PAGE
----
The only thing to do at this point is give the ha2 virtual server the same bcapabilities that ha1 needed. I also removed /var/lib/heartbeat/hb_* from ha2 (uuid needs to be regenerated)
- Progress Check I can restart either virtual server (ha1 or ha2) and make sure that the ip addresses float back and forth between the two and are always up. At this point I want to enabled my virtual servers to always come up on a reboot, and for heartbeat to start automatically:
# On ha1 and ha2's hosts
echo "default" >> /etc/vservers/ha/app/init/mark
# On ha1 and ha2
rc-update add heartbeat default
If this all isn’t working at this poing, you may need to enable ip forwarding
# on the HOST
cat 1 > /proc/sys/net/ipv4/ip_forward
You can enable that in the guest too like this:
mkdir /etc/vservers/ha/sysctl/0 -p
cat "net.ipv4.ip_forward" > /etc/vserver/ha/sysctl/0/setting
cat "1" > /etc/vserver/ha/sysctl/0/value
For me, ip forwarding was already on though. There are other sysctl settings that may have impact, like send_redirects and some arp stuff, but for me, it is working. I may need to revisit the arp situation in case of an ha node failure. I’m not that far into my testing though.
- Set up ldirectord to balance and test real webservers.
The Gentoo HA failover HowTo is a good reference that covers much of the information needed for this step.
For me, with two sites I want balanced, I’ve changed haresources to the following:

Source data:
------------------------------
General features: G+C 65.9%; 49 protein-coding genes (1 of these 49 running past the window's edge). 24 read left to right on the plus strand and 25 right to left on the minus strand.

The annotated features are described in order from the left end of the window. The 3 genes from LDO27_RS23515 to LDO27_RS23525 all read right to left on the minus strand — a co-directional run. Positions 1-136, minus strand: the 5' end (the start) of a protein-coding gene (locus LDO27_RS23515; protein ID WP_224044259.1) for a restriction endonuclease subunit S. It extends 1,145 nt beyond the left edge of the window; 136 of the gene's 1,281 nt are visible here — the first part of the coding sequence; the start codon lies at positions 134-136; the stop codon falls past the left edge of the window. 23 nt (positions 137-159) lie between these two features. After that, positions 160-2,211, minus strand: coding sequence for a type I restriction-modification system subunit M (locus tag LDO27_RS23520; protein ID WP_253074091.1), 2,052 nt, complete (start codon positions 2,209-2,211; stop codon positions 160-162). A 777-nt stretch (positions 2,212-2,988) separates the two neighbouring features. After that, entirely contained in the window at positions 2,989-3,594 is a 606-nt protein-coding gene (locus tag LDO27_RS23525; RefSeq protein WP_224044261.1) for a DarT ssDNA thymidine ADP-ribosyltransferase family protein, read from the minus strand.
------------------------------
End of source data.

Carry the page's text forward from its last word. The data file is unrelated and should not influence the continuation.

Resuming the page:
ha1.newduck.com 10.1.2.100 ldirectord::site1.cf
ha2.newduck.com 10.1.2.101 ldirectord::site2.cf
Now, create site1.cf in /etc/ha.d/
checktimeout = 10
checkinterval = 30
virtual = 10.1.2.100:80
real= 10.1.0.26:80 gate 10
real= 10.1.1.15:80 gate 10
scheduler = wrr
protocol = tcp
request = "/lbuptest"
receive = "OK"
# repeated again for 10.1.2.101 w/ appropriate addresses
You can restart heartbeat now. Heartbeat manages ldirectord and ipvsadm internally. I noticed there are init.d scripts for those services but you should NOT turn them on.
- Check You can type ipvsadm to see output of the virtual server:
IP Virtual Server version 1.2.1 (size=4096)
Prot LocalAddress:Port Scheduler Flags
-> RemoteAddress:Port Forward Weight ActiveConn InActConn
TCP 10.1.2.100:http lc
-> 10.1.0.26:http Route 10 0 2
-> 10.1.1.15:http Route 10 0 1
- Configure your real servers with ip aliases
Since I used ldirectord, which is the DirectRouting method. You need to tell the networks on the real server to respond to the virtual IP address. This took me a while to figure out because the guides I’ve linked to above don’t mention this directly.
On the real servers, I did this:
config_dummy0=('10.1.2.100 netmask 255.255.255.255 broadcast 10.1.2.100')
I actually added both forwarded ip addresses.
And make the dummy interface start up by default
ln -s net.lo net.dummy0
rc-update add net.dummy0 default
Update: In addition, you need to tell the real servers not to respond to arp requests for ip addresses that are not on the eth that is actually on the network:
I added this to my /etc/sysctl.conf
Then refresh the sysctl settings:
I found this resource also helpful in making sure I had all the settings included that I need.
- That’s it After setting up my firewall to direct my public ip addresses to the new virtual ip, I have two load balanced, redundant web servers with HA servers running on Linux Virtual Servers